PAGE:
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Carrying out a risk assessment

Health and safety risk assessment is the most critical part of managing health and safety. The risk assessment helps you identify – and control – the main health and safety risks in your business.

Health and safety risk assessment requirements

Every business must carry out a suitable health and safety risk assessment. Unless you employ fewer than five people, you must keep a written record of your risk assessment.

For most businesses, a health and safety risk assessment is relatively straightforward. However, you may need external help for any specific hazards that need special expertise to evaluate and control.

Every business also needs to carry out a fire risk assessment. It makes sense to combine this with your health and safety risk assessment. You’ll need to review the risk assessments periodically or when circumstances change.

Identifying health and safety hazards

Identifying hazards is the first step in health and safety risk assessment. Look around your premises, ask employees and suppliers, and check records of any health and safety incidents. Typical hazards include potential causes of accidents (such as trailing wires) or long-term health problems (such as poorly-designed workstations) as well as obvious hazards such as machinery, dangerous substances and so on.

At the same time, you need to consider who could be affected by the hazard. Bear in mind the extra risks to people who are not familiar with your premises or are particularly vulnerable.

In each case, evaluate the scale of the risk and how effective any existing precautions are. As a minimum, you should be complying with any specific health and safety regulations and meeting industry norms.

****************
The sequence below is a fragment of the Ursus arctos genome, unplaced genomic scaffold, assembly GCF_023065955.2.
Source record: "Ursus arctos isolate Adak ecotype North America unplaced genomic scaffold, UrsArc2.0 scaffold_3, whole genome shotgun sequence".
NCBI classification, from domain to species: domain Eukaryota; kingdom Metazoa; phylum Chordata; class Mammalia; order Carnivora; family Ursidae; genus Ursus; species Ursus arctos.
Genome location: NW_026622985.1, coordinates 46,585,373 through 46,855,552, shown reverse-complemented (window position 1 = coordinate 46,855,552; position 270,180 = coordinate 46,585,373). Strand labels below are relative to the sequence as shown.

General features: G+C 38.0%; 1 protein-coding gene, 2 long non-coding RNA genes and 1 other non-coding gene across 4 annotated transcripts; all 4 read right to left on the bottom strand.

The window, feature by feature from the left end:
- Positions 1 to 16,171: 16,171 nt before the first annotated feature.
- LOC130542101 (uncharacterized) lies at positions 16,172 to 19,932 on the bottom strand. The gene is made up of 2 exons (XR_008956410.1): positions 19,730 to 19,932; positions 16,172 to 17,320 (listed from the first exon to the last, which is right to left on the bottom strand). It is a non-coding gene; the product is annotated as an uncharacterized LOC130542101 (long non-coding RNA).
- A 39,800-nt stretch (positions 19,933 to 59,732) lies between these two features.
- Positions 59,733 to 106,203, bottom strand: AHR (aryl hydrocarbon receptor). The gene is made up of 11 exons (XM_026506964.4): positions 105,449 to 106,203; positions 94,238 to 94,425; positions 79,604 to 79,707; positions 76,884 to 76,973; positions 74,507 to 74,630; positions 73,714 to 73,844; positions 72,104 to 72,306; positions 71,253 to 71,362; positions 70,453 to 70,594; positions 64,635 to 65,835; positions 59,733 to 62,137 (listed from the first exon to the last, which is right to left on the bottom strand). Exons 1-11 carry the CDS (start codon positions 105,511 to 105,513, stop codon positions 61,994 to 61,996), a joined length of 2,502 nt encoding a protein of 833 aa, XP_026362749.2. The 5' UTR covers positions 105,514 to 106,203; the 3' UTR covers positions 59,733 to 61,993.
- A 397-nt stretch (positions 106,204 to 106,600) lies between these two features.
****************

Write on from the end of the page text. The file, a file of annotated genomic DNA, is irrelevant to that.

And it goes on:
Controlling health and safety risks

It may be possible to eliminate hazards altogether for example, by replacing dangerous machinery with an alternative.

Remaining health and safety hazards can often be controlled with appropriate health and safety procedures, backed up by training. You may also be able to reduce health and safety risks by preventing or minimising employees’ exposure to hazards: for example, by using guard rails to prevent falls from height, or by ensuring hazardous substances are stored securely. Health and safety risks can be further reduced through the use of personal protective equipment such as protective clothing and headgear.

You must reduce health and safety risks to acceptable levels. But you can take into account factors such as cost in deciding what steps are reasonably practicable, bearing in mind the scale of the health and safety risks involved.

The Health & Safety Executie (HSE) website has further guidance on risk assessments and how to control risk in the workplace.

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